This program aims to integrate advances and techniques from theoretical computer science into methods for causal inference and discovery.
Although attempts to characterize causal relations can be found in some of the oldest written records, the history of the usage of causal concepts within scientific discussions over the past 100 years has been rocky, varying from the outright denial of any role of causality in mature scientific theories to a disingenuous usage of ambiguous terms that obscure the role of cause and effect (e.g., "link," "connection," etc.).
A substantive development of new formal approaches to causality in the 1970s and 1980s precipitated a change in attitude toward the scientific investigation of causal questions. The change was led by the development of two largely intertranslatable mathematical frameworks: the potential outcome framework and the causal graphical models framework. These frameworks integrated three concepts central to the notion of causation: (1) the connection between the underlying causal relations and observed data, (2) the difference that interventions can make to a causal system, and (3) counterfactual statements about a system. All of these aspects of causality play a central role in scientific testing and explanation, often constituting the goal of scientific inquiry itself.
The mathematization of questions of causality has resulted in the development of inference techniques and learning methods to infer causal relations from data. These formal approaches are now starting to spread throughout the applied sciences, where just about any field of study is seeing a renewed and explicit interest in tackling causality.
Broad application of these theoretical frameworks in scientific domains requires not only conceptual clarity and "in principle" methods, but a detailed understanding of how the methods behave in practice, how to scale and approximate the ideally desired computations, and how to optimize methods for the particular constraints present in a domain.
This program will bring together theoretical and applied researchers from a broad variety of domains with the goal of understanding the complexity, optimizations, and possible approximation regimes required to turn the methods of causal inference into a broadly applicable scientific toolbox.
sympa [at] lists.simons.berkeley.edu (body: subscribe%20causalityannouncements2022%40lists.simons.berkeley.edu) (Click here to subscribe to our announcements email list for this program).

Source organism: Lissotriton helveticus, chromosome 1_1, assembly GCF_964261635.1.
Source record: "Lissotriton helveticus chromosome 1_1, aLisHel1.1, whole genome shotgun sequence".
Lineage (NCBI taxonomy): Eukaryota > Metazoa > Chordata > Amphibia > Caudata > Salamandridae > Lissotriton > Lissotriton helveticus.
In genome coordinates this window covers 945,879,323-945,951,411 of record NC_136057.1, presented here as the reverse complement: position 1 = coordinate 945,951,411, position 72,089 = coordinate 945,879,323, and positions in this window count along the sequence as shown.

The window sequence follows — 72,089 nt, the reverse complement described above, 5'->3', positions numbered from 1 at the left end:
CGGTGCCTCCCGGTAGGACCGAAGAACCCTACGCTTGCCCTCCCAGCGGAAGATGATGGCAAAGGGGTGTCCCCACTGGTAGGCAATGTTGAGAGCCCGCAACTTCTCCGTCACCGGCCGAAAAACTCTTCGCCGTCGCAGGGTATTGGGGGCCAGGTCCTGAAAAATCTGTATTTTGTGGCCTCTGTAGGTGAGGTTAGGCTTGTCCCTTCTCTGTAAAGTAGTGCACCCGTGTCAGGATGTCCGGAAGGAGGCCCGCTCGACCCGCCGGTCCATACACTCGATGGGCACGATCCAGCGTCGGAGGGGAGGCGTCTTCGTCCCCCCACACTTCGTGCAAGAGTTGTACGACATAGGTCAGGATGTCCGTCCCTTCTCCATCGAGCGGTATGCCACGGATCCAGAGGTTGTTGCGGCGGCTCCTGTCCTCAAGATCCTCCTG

Frederick Eberhardt (Caltech; chair), Constantinos Daskalakis (MIT), Marloes Maathuis (ETH), Thomas Richardson (University of Washington), Leonard Schulman (Caltech), Vasilis Syrgkanis (Microsoft), Caroline Uhler (MIT)
Long-Term Participants (including Organizers):
Arnab Bhattacharyya (National University of Singapore), James Cussens (University of Bristol),Alexander d'Amour (Google), Constantinos Daskalakis (MIT), Vanessa Didelez (Leibniz Institute for Prevention Research and Epidemiology), Frederick Eberhardt (California Institute of Technology), Robin Evans (University of Oxford), Clark Glymour (Carnegie Mellon University), Christina Heinze-Deml (ETH Zurich), Antti Hyttinen (University of Helsinki), Benjamin Jantzen (Virginia Polytechnic University), Julie Josse (Inria), Shiva Kasiviswanathan (Amazon), Valerie King (University of Victoria), Steffen Lauritzen (University of Copenhagen), Marloes Maathuis (ETH Zurich), Sara Magliacane (University of Amsterdam), Daniel Malinsky (Columbia University), Raghu Meka (UCLA), Karthika Mohan (Oregon State University), Ismael Mourifie (University of Toronto), Betsy Ogburn (Johns Hopkins University), Ema Perkovic (University of Washington), Yuval Rabani (The Hebrew University of Jerusalem), Kavita Ramanan (Brown University), Niels Richard Hansen (University of Copenhagen), Thomas Richardson (University of Washington), James Robins (Harvard University), Andrea Rotnitzky (Universidad Di Tella), Bernhard Schölkopf (MPI Tübingen), Leonard Schulman (California Institute of Technology), Karthikeyan Shanmugam (IBM), Ilya Shpitser (Johns Hopkins University), Piyush Srivastava (Tata Institute of Fundamental Research), Vasilis Syrgkanis (Microsoft), Johannes Textor (Radboud University), Jin Tian (Iowa State University), Sofia Triantafyllou (University of Pittsburgh), Caroline Uhler (MIT), Jiji Zhang (Hong Kong Baptist University)
Anish Agarwal (MIT), Sanghamitra Dutta (Carnegie Mellon University), Richard Guo (University of Cambridge), Christopher Harshaw (Yale University), Kirankumar Shiragur (Stanford University), Rahul Singh (MIT), Angela Zhou (Cornell University)